Understandably, elk hunters want a bullet that goes where they aim—every time. The more you shoot, the more you find that not every bullet performs the same way in a particular rifle. Once you find a factory round that works well for you, stick with it. Hopefully, it won’t be discontinued. If you’re trying new rounds, a new rifle or zeroing in for the start of the season, here are some things to keep in mind.Copper Comes AroundWeight retention
Lead bullets work well by expanding and disintegrating throughout an animal’s body, inflicting massive damage. Copper bullets are able to expand like lead, yet they retain nearly all of their weight.Trigger Sense1. Crush ItNever “pull” a trigger. Instead, apply slow, even pressure; think about crushing it gently. Our Rifles & Cartridges columnist Wayne van Zwoll devoted an entire column in the May-June 2009 issue to this technique. You can read the full article here.2. Finger FocusEver think about where the trigger touches your finger? Is it in the finger joint? How about the pad, just opposite the white bed of the nail? Either way, think about it next time at the range. Practice being consistent every time you shoot. On this topic, I must invoke our gun-guru again. Wayne says: “As with other aspects of shooting, variation in form is the unavoidable result of different bodies adapting to rifles made by the thousands to one template.”Five-Bullet Hero Zero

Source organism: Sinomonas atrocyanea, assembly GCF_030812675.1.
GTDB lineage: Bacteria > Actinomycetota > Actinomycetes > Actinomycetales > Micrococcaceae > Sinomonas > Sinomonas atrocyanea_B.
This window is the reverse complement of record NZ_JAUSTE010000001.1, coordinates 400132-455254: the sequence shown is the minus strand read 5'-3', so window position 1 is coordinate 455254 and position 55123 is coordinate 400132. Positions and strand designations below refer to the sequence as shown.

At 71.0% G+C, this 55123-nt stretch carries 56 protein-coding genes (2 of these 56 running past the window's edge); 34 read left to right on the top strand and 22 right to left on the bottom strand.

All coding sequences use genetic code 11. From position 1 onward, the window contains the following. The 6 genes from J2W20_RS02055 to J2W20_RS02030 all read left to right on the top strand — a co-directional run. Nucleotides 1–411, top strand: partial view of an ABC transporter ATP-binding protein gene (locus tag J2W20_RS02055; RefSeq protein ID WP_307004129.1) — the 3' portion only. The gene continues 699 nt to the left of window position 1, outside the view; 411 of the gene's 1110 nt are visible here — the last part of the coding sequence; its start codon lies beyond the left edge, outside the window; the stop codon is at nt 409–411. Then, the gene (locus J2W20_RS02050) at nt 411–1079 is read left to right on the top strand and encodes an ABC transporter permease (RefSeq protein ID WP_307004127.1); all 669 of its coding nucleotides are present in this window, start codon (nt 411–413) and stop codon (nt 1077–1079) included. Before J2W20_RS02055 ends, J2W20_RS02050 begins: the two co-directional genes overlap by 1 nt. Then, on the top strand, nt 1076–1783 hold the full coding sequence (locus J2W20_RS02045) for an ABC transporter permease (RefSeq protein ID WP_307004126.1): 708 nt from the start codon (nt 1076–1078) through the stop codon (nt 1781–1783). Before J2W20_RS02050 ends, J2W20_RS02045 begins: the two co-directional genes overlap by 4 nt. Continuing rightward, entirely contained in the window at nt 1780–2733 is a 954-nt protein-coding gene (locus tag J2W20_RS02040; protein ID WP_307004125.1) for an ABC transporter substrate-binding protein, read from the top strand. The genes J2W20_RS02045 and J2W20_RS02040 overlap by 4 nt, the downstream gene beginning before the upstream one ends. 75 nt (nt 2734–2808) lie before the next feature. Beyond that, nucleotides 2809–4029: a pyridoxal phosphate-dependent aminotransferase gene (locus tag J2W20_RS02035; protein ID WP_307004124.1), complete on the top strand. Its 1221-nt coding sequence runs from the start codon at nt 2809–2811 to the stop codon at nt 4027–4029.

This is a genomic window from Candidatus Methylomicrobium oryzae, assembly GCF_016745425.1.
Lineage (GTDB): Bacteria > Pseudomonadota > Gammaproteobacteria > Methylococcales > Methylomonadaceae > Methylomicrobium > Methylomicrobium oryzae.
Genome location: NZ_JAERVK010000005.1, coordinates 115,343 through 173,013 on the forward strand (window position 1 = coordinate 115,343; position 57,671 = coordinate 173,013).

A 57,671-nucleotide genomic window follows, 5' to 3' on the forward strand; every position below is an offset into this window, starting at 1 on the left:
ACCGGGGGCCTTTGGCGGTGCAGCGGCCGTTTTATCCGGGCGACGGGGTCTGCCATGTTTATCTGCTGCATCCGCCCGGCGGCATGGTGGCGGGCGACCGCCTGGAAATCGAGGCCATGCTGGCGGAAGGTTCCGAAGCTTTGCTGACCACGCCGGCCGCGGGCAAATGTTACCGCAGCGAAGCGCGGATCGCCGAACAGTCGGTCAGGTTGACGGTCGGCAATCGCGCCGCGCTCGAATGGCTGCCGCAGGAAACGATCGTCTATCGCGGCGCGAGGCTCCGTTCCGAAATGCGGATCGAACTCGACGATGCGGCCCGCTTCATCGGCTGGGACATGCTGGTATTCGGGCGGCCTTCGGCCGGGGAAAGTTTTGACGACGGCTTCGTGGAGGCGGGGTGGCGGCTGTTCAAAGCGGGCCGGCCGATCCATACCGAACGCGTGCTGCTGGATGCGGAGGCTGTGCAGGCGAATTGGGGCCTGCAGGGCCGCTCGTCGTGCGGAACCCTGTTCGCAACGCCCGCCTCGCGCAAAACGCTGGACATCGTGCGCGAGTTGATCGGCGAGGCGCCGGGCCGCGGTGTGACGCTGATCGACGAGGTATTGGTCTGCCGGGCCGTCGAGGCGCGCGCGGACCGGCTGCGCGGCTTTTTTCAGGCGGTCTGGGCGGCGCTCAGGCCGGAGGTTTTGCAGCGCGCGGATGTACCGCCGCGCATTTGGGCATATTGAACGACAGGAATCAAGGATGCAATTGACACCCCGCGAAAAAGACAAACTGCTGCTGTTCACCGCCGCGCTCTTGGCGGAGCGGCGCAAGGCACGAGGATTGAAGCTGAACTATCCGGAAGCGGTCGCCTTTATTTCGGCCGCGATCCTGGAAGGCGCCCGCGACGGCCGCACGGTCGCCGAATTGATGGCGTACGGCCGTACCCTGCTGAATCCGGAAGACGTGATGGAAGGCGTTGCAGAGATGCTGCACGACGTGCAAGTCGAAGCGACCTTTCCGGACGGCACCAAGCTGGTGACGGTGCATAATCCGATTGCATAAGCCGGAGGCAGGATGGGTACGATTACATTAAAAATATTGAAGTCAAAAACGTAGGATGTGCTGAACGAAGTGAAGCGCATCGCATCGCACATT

- Place your rifle in a Lead Sled or otherwise steady cradle. Take two or three shots while aiming at a bull’s-eye at 100 or 200 yards, whichever your preferred zero.
- If your bullets group somewhere off the bull’s-eye, leave your rifle in the cradle still aimed at the bull’s-eye and manually adjust your scope, placing the reticle over your group.
- Let the rifle cool, take aim at the bull’s-eye again and shoot two more rounds. You should be zeroed.